Ask Uncle Bun on Money and When to Leave

We began Parlour’s “Ask Uncle Bun” relationship column last month and it was such a success that we’re keeping it going! The idea that a legendary MC like Bun B is not only schooling new rappers like Drake, but also ladies like us who just want to know if it’s too soon to “move in together” is just too perfect. As promised, we gathered questions from our readers and chose two for Bun to tackle this week. This man’s advice is the truth, so listen up.

Uncle Bun,

I’ve been with my boyfriend for the last three years. He’s in his mid-thirties and has been married and divorced and also has children.  I’m only 22 with just one child. I genuinely love this man and I would love to build a more stable relationship with him. The problem is, being that he is so much older and experienced what life has dealt him, he doesn’t want to get married or have any more children. What should I  do? Should I stay with him because I love him and possibly put my personal ambitions to the side. Or should I accept that we don’t have  the same goals and keep it moving?

BUN B says…
Love is tricky and it’s not perfect. If you’ve been married before and it led to divorce, then you’re bound to be hesitant to marry again, especially if it was within the last three years or so. Marriage can be all-consuming and he may not be ready to go all in again yet. However, that can’t be used as a reason to not commit fully. If you want marriage, then say so, and ask him what he fears more: being married again or being alone.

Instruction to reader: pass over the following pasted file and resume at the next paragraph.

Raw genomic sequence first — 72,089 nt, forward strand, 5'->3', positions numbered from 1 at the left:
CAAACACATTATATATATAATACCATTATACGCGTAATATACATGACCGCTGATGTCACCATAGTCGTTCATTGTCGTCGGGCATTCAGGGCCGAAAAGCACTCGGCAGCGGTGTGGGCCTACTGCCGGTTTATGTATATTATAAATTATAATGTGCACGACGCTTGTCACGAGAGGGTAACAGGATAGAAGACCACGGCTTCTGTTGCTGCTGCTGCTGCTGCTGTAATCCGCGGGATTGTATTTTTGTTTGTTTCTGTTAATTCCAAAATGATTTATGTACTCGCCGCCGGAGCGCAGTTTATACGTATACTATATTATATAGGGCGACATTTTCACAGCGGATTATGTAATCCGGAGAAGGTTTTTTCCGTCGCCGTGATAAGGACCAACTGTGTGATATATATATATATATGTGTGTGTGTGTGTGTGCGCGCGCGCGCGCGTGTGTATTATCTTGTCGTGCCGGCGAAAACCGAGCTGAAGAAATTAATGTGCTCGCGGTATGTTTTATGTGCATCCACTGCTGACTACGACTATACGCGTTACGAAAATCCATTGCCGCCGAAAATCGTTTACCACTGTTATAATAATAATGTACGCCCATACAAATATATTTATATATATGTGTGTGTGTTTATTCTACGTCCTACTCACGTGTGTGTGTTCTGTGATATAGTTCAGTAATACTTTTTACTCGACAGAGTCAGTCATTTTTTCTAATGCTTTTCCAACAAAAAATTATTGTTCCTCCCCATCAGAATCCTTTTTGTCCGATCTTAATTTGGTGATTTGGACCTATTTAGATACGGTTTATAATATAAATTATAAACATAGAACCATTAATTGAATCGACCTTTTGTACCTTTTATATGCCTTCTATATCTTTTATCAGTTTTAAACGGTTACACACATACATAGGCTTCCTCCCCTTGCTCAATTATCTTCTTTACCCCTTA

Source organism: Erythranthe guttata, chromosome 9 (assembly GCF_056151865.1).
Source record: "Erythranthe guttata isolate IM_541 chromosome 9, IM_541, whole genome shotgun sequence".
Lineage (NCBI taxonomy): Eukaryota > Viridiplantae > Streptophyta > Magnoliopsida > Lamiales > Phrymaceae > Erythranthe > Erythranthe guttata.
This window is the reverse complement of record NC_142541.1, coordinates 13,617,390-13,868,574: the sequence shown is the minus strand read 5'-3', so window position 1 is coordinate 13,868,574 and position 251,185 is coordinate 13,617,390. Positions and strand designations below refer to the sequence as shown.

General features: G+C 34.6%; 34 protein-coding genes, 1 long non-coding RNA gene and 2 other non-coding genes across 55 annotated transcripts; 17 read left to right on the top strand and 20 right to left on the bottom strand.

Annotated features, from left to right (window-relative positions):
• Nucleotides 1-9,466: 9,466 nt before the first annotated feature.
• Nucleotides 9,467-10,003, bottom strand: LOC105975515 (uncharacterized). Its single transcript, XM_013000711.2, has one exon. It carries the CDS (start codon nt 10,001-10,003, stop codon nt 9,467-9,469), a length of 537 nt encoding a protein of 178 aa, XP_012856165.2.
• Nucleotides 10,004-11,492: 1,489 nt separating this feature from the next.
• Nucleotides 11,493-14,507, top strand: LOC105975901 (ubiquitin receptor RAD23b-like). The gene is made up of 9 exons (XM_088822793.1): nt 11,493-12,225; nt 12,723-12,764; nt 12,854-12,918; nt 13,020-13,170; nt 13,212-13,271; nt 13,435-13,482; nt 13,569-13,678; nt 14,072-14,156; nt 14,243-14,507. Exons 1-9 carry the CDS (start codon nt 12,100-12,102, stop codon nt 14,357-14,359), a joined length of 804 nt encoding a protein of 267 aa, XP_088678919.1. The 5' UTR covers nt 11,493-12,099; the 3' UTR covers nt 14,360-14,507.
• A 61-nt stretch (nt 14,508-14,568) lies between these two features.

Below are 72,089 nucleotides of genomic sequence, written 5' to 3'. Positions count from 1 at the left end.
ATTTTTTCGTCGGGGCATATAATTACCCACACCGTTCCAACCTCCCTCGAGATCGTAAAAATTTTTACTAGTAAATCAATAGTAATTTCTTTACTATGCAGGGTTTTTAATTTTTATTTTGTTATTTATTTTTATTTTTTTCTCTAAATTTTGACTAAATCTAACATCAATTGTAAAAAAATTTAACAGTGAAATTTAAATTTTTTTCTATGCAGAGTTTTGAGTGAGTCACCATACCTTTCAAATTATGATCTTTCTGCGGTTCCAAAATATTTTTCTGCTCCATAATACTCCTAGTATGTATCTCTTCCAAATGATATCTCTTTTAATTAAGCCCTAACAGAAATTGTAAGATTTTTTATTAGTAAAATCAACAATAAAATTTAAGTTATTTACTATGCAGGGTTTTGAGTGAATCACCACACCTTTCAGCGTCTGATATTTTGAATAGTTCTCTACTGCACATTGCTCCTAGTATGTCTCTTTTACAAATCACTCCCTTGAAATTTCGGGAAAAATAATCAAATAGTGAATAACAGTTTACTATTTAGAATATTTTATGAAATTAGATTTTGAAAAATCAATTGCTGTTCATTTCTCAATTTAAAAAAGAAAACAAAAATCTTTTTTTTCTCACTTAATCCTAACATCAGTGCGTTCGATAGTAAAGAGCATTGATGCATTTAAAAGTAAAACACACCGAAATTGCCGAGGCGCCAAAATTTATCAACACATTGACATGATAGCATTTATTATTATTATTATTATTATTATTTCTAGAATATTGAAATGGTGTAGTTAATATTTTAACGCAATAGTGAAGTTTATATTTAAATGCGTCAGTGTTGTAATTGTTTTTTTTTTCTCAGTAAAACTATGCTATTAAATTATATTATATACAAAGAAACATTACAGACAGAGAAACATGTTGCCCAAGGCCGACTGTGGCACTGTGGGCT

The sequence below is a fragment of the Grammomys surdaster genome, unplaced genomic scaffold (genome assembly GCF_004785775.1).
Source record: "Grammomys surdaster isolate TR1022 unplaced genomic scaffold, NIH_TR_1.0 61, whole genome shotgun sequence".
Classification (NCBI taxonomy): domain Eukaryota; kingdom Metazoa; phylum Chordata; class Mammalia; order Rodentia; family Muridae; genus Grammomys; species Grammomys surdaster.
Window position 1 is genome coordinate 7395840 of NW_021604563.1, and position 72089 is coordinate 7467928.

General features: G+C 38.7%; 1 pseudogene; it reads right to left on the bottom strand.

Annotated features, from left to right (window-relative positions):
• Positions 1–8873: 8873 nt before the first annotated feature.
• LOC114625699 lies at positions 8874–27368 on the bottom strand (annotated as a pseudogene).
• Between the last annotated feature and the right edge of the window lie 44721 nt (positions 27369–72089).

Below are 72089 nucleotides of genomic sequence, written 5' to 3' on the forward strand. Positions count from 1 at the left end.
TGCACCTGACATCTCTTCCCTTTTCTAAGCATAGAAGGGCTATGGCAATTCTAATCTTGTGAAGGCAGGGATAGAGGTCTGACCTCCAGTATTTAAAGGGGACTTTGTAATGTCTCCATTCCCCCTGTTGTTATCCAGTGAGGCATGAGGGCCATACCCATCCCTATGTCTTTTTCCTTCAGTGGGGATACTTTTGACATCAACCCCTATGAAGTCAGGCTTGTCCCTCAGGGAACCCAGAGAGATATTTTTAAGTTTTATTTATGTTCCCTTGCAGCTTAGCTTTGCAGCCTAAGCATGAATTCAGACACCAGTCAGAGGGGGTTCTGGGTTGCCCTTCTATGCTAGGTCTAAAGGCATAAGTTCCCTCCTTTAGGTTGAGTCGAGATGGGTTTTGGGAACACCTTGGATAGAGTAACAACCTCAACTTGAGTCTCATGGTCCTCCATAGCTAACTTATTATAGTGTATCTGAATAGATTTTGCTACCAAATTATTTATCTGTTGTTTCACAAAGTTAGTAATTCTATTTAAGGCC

Dear Uncle Bun,

Should a woman give a man she is only been dating for three months financial support? I am from Britain and I’m in a long distance relationship with an African-American guy. He has a good job and a home but he wants support to fund his legal battle to get custody of his daughter from a previous relationship. I offered him the money at first but I’ve changed my mind and so did his mood. I don’t wanna lose him. Should I give him the money or not?
Miss Hall

BUN B says… You messed up when you offered the money before you were sure you wanted to. A person’s child is usually the most important thing to them, and a custody battle can be physically, emotionally and financially draining. When you decided not to help him, it was as if you turned your back on him and his children. On the other hand, he shouldn’t have asked you for the money in the first place.

A man’s primary purpose is to provide, so before he tries to build a relationship with you, he should concentrate on stacking his money and rolling solo until he’s on his feet. If he’s asking for money, but he’s in a position to pay you back, and you really care for him, then help him, but make it a loan and get it in writing.

Got a relationship question for Uncle Bun? Email us at info@parlourmagazine.com with the subject “Ask Uncle Bun” and we’ll get him your query!

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